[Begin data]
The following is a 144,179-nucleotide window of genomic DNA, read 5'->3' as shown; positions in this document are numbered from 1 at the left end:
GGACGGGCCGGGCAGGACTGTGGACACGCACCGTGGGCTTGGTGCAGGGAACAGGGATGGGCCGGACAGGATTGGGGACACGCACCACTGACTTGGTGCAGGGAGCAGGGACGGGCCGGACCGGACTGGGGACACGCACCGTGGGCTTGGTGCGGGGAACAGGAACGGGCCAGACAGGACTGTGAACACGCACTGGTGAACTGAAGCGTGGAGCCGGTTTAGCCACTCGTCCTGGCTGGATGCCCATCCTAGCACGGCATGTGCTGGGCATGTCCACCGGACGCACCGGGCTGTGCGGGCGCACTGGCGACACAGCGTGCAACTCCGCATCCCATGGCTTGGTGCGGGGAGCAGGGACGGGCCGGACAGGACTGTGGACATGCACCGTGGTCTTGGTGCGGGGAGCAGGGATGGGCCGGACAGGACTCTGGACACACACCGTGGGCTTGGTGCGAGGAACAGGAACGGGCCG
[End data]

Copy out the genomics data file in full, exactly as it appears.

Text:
The following is a 144,179-nucleotide window of genomic DNA, read 5'->3' as shown; positions in this document are numbered from 1 at the left end:
GGACGGGCCGGGCAGGACTGTGGACACGCACCGTGGGCTTGGTGCAGGGAACAGGGATGGGCCGGACAGGATTGGGGACACGCACCACTGACTTGGTGCAGGGAGCAGGGACGGGCCGGACCGGACTGGGGACACGCACCGTGGGCTTGGTGCGGGGAACAGGAACGGGCCAGACAGGACTGTGAACACGCACTGGTGAACTGAAGCGTGGAGCCGGTTTAGCCACTCGTCCTGGCTGGATGCCCATCCTAGCACGGCATGTGCTGGGCATGTCCACCGGACGCACCGGGCTGTGCGGGCGCACTGGCGACACAGCGTGCAACTCCGCATCCCATGGCTTGGTGCGGGGAGCAGGGACGGGCCGGACAGGACTGTGGACATGCACCGTGGTCTTGGTGCGGGGAGCAGGGATGGGCCGGACAGGACTCTGGACACACACCGTGGGCTTGGTGCGAGGAACAGGAACGGGCCG